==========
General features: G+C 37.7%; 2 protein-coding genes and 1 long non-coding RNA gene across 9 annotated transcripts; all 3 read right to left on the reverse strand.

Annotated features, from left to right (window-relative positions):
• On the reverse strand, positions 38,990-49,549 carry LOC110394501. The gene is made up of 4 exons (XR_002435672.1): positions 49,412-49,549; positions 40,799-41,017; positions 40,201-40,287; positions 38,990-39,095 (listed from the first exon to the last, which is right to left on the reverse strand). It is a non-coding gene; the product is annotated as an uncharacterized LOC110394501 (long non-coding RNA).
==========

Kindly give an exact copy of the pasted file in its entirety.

General features: G+C 37.7%; 2 protein-coding genes and 1 long non-coding RNA gene across 9 annotated transcripts; all 3 read right to left on the reverse strand.

Annotated features, from left to right (window-relative positions):
• On the reverse strand, positions 38,990-49,549 carry LOC110394501. The gene is made up of 4 exons (XR_002435672.1): positions 49,412-49,549; positions 40,799-41,017; positions 40,201-40,287; positions 38,990-39,095 (listed from the first exon to the last, which is right to left on the reverse strand). It is a non-coding gene; the product is annotated as an uncharacterized LOC110394501 (long non-coding RNA).